Second, the BIA also held that the facts set forth in the motion to reopen did not show either a clear probability of persecution within the meaning of § 243(h) of the Immigration and Nationality Act (Act), 66 Stat. 214, as amended, 8 U. S. C. § 1253(h), or that respondent was eligible for asylum as a “refugee,” see 8 U. S. C. § 1101(a)(42), under § 208 of the Act, 8 U. S. C. § 1158. In support of this holding, the BIA noted that no affidavit from his brother had been offered, and that there was no satisfactory explanation of the details of respondent’s relationship with the enemies of the government or the reasons why that relationship might lead to his persecution. The BIA concluded that his conjectures about probable threats were too speculative to constitute a prima facie showing of eligibility for either asylum or withholding of deportation.
When respondent petitioned for review of the order denying his motion to reopen, the Court of Appeals consolidated that petition with his pending petition to review the original order of deportation. The court affirmed the deportation order, but reversed the order denying the motion to reopen and remanded for an evidentiary hearing on the asylum and withholding of deportation claims. In support of the latter holding, the court began by noting that although the BIA has “wide discretion” to deny motions to reopen, and although such denials are normally reviewed only for “abuse of discretion,” in this case “the sole issue” was whether respondent had “presented a prima facie case for reopening.” 802 F. 2d, at 1099-1100. The court stated that “[w]hen the Board restricts its decision [refusing to reopen] to whether the alien has established a prima facie case it is only this basis for its decision that we review.” Id., at 1100 (internal quotation omitted). The court then reasoned:
“Upon motion to reopen, the Board must draw reasonable inferences from the facts in favor of the petitioner. A motion to reopen is analogous to a motion for summary judgment; each is accompanied by affidavits and other evidentiary material and may be granted if the motion presents `proof that will support the desired findings [of a prima facie case] . . . until it is contradicted or overruled by other evidence.’ Maroufi v. INS, 772 F. 2d 597, 599 (9th Cir. 1985). In both cases, inferences are to be drawn in favor of the party whose entitlement to further proceedings is at stake: the non-moving party under Fed. R. Civ. P. 56 and the alien seeking reopening under 8 CFR 3.2. See, e. g., U. S. v. Diebold, Inc., 369 U. S. 654, 655 (1962) (`choice of inferences to be drawn from the subsidiary facts contained in the affidavits . . . submitted [is inappropriate]. On summary judgment the inferences to be drawn from the underlying facts contained in such materials must be viewed in the light most favorable to the party opposing the motion.’) . . .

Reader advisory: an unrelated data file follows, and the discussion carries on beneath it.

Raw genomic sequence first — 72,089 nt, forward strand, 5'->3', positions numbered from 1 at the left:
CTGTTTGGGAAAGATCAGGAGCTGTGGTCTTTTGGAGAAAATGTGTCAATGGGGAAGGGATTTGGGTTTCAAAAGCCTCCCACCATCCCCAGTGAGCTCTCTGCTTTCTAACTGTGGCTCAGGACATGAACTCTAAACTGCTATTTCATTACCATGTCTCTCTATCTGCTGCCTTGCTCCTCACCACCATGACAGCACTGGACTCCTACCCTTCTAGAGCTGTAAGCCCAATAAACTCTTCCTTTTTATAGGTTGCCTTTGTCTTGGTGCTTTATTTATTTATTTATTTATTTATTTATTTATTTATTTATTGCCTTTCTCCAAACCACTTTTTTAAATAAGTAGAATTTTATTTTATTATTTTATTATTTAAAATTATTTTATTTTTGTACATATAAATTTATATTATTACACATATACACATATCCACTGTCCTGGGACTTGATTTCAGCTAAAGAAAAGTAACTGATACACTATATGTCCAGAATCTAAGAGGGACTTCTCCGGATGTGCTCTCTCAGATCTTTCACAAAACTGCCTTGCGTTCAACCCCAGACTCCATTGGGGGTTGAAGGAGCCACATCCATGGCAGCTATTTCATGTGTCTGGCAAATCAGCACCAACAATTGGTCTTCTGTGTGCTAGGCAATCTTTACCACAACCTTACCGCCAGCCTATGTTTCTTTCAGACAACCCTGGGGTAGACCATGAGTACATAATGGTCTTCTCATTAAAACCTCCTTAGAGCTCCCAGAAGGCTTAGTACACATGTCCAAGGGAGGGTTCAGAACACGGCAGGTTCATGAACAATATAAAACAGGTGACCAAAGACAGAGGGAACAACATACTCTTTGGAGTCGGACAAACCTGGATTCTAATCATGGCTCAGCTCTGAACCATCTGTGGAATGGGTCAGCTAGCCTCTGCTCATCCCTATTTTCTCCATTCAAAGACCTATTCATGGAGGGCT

“[F]or purposes of the limited screening function of motions to reopen, the BIA must draw all reasonable inferences in favor of the alien unless the evidence presented is `inherently unbelievable.’ Hernandez-Ortiz [v. INS], 777 F. 2d [509,] 514 [CA9 1985].
“While the visit from the Ghanian official could be viewed as benign, it could also be viewed, as Dr. Abudu suggests, as threatening. Viewing the inferences in favor of the petitioner as we must, we conclude that the affidavits made out a prima facie case of well-founded fear of persecution.” Id., at 1101-1102 (citations omitted).
Although the BIA had denied respondent’s motion to reopen both on the ground that he had failed to make out a prima facie case for asylum and on the ground that he had failed to explain reasonably his decision not to request asylum in the first instance, and although the Government had contended in the Court of Appeals that “petitioner neither offered a reasonable explanation for the belatedness of his application for asylum and withholding of deportation nor made a prima facie showing of entitlement to such relief,” Brief for Respondent in Nos. 84-7686 and 86-7075 (CA9), p. 16 (emphasis added), the Court of Appeals did not discuss, as a separate matter, the “failure to explain” ground in the BIA’s decision. The Court of Appeals’ statement that “the sole issue [in this case] is whether petitioner presented a prima facie case for reopening,” 802 F. 2d, at 1100, reveals that the court seems to have blended the two grounds into one.